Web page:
So that means that other than by mixing, that warm water under the surface will stay warm until it rises to the surface where it can be cooled by evaporation (while making clouds) or moves to the north where it will impact Mexico and the Southern Coast of the U.S. That is part of the basis for models predicting that the ONI of this El Nino will continue to rise.

Bottom Graphic (Absolute Values which highlights the Thermocline)

The bottom half of the graphic is not that useful in terms of tracking the progress of this Warm Event as it simply shows the thermocline between warm and cool water which pretty much looks like this as shown here during a Warm Event and you can see that the cooler water is not yet fully making it to the surface to the east along the coast of Ecuador. However, one now can see the increase in the slope of the thermocline (look at the 25C dividing line for example which has now reached the surface). We can now begin to monitor the 20C Isotherm which is often thought of as being the middle of the thermocline where the slope is also steepening and looks like it may reach the surface fairly soon. I have been saying that for a while but there has been essentially no change. We may want to pay more attention to the 28C Isotherm as west of that temperature is where convection is more easy to occur. Right now that Isotherm intersects the surface near 130W which is a big change since last week. 

TAO/TRITON GRAPHIC

Taking a close look at the bottom half of the TAO/TRITON graphic, notice that things are continuing to heat up. But so far there are few if any impacts on CONUS. So this raises real questions about how we measure an El Nino and how we do regression analysis on historical El Ninos.

I calculate the ONI each week using a method that I have devised. To refine my calculation, I have divided the 170W to 120W ONI measuring area into five subregions (that I have designated A through E (from west to east) with a location bar shown under the TAO/TRITON Graphic) and have mentally integrated what I see below and recorded that in the table I have constructed. Then I take the average of the anomalies I estimated for each of the five subregions.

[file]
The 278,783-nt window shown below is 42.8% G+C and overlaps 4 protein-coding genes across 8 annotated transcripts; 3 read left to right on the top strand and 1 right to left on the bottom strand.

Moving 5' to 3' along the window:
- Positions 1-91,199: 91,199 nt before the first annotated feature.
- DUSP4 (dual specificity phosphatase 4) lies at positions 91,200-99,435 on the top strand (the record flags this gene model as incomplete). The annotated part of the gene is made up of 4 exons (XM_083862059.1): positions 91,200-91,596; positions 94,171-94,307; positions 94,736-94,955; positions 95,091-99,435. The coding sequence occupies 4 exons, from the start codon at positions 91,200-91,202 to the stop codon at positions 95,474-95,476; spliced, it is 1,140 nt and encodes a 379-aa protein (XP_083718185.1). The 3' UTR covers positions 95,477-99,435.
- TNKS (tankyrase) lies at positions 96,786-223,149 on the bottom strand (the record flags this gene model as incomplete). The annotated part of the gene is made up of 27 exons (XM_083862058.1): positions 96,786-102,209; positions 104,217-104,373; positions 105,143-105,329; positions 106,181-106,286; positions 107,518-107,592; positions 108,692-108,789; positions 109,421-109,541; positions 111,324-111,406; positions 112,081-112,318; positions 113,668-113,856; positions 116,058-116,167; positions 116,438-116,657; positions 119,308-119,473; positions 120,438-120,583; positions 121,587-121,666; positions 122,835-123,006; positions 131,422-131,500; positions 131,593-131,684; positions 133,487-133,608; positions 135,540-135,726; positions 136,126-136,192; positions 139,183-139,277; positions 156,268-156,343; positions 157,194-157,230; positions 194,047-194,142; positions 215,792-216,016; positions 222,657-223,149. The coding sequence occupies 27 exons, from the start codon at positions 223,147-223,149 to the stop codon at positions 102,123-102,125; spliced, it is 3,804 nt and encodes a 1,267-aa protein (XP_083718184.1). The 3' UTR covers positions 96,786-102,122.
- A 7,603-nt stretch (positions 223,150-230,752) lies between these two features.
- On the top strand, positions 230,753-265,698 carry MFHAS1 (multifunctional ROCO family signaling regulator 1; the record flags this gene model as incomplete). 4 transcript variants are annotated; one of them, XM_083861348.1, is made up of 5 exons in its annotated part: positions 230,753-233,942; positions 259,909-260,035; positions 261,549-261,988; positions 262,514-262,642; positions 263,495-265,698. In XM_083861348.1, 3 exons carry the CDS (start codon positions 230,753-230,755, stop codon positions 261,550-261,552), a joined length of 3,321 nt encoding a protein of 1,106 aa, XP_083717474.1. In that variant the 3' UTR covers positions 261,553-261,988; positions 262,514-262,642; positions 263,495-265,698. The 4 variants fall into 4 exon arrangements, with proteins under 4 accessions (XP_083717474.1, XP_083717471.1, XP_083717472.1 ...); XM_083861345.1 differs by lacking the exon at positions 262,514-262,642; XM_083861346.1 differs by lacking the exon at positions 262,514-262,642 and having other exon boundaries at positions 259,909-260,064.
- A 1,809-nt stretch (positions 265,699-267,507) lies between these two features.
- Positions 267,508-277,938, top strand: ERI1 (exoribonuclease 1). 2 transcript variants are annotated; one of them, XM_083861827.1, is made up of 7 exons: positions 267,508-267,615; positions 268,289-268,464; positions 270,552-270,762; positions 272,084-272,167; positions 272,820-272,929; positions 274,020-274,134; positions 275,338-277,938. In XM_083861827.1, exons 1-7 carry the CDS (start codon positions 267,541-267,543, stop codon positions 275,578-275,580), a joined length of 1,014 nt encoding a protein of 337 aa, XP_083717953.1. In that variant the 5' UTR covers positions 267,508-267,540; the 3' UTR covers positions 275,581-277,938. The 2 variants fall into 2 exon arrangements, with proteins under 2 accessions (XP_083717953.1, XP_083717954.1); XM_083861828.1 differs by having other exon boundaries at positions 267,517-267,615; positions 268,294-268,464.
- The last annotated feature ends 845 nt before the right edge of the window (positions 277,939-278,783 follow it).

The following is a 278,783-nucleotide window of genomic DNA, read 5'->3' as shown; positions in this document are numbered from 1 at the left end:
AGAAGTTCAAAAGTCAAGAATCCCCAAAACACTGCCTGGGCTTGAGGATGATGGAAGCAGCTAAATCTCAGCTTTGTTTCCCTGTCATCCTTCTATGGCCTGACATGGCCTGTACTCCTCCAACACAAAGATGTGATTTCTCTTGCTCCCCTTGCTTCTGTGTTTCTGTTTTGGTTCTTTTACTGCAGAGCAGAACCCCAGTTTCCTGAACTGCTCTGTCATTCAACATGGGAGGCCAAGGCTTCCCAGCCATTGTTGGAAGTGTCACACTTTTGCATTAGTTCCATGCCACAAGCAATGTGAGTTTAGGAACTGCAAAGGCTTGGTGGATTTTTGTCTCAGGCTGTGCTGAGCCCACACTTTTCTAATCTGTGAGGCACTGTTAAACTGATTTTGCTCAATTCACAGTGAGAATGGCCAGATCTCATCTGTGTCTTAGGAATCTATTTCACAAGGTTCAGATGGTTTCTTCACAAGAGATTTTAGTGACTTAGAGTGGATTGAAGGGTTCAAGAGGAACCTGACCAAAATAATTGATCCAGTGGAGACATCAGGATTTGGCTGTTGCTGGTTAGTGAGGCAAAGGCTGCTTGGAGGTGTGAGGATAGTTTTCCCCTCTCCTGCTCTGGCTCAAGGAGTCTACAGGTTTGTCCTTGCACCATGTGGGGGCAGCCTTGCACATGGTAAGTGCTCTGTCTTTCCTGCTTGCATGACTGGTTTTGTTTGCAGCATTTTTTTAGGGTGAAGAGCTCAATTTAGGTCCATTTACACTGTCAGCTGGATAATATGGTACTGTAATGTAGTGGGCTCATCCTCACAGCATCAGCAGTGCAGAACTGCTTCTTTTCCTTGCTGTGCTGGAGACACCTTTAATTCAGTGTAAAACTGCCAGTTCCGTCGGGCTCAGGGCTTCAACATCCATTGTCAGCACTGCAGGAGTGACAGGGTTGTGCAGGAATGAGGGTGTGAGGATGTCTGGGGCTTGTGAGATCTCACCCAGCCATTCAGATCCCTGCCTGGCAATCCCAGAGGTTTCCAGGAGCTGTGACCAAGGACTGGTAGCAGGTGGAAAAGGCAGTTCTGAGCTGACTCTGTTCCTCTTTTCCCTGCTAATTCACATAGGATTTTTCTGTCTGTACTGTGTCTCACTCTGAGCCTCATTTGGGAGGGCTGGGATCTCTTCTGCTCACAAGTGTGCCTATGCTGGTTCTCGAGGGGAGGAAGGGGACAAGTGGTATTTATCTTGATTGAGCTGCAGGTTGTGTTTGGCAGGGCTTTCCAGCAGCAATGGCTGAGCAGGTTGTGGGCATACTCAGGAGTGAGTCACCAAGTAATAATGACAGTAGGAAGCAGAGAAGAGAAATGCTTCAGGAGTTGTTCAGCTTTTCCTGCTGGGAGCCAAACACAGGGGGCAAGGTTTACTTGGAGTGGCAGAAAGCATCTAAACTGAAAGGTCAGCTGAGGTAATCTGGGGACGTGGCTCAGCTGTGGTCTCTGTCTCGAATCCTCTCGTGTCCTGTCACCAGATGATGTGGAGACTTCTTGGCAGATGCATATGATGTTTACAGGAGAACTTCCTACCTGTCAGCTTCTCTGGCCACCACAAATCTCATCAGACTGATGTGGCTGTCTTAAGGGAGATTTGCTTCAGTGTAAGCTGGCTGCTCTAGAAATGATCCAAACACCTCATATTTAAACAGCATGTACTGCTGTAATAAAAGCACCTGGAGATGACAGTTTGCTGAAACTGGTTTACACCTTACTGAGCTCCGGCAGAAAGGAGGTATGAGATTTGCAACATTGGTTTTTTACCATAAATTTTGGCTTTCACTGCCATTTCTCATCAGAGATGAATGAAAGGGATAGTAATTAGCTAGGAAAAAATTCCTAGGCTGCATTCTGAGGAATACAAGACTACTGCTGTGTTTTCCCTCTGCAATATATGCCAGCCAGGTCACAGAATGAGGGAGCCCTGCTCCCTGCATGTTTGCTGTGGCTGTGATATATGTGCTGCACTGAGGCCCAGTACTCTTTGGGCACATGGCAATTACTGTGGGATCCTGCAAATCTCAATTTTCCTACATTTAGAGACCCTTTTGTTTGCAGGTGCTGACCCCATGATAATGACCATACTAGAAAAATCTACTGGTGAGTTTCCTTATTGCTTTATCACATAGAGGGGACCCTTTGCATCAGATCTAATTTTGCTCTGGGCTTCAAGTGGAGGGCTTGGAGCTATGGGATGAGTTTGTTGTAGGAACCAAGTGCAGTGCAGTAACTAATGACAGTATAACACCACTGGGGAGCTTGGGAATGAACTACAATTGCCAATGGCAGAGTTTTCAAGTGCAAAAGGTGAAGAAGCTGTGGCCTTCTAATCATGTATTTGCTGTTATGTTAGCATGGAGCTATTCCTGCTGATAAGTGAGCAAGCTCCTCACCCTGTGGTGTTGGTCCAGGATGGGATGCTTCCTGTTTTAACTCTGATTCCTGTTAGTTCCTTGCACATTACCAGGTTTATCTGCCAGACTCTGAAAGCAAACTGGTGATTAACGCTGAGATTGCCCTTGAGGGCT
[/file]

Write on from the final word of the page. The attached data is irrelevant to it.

Current SST and wind anomalies

Location Bar for Nino 3.4 Area Above
-----------------------------------------------  A      B      C      D      E      ----------------

 

So as of Monday September 21 in the afternoon working from the September 20 TAO/TRITON report, this is what I calculated which is bit higher than my calculation last week.

Calculation of ONI from TAO/TRITON Graphic
Anomaly Segment Estimated Anomaly
A. 170W to 160W 1.5
B. 160W to 150W 1.7
C. 150W to 140W 2.3
D. 140W to 130W 2.3
E. 130W to 120W 2.7
Total 10.5
Total divided by five subregions i.e. the ONI (10.5)/5 = 2.1

My estimate of the Nino 3.4 ONI has increased to 2.1 with again the gradient from west to east being accentuated. NOAA has today again reported the weekly ONI as being 2.3 and that is certainly a very high level for an ONI even though it is a weekly value not a three-month average. The increase in the NOAA estimated ONI is I believe mostly due to the subsurface water in the Eastern Pacific maintaining the surface temperatures in the Nino 3.4 Measurement Area. The base changes seasonally and I do not have those numbers so it is a little hard for me to tell if the surface is actually warming or if what is happening is that the surface temperature is remaining constant and the base declines as winter approaches so a constant surface temperature records as an increased anomaly. In theory I could compare the graphics from week to week and perhaps figure that out. This warm water or at least warmer than normal for this time of year certainly impacts the weather in Ecuador and Peru but may not have a direct impact on weather in CONUS other than by spawning tropical cyclones which move north and enter the circulation of the Southwest Monsoon. It gets complicated because it seems that north of the Equator the water is definitely warmer and that is where tropical storms form. 

Nino 4.0 is reported as being 1.1. The action which I think is most important to track is in Nino 1+2 which is now reported as being up to 2.6 which is a big increase. One issue remains the extent to which warm water off of Ecuador and Peru impacts CONUS weather. I think it has very little impact and that is what we are seeing right now. The other issue is that most El Ninos decay from east to west so it will be observed most clearly first in Nino 1+2 and we are not seeing that yet. The highest readings are in Nino 3.0 which some use as a better indicator of an El Nino than Nino 3.4. The reading there is now 2.7.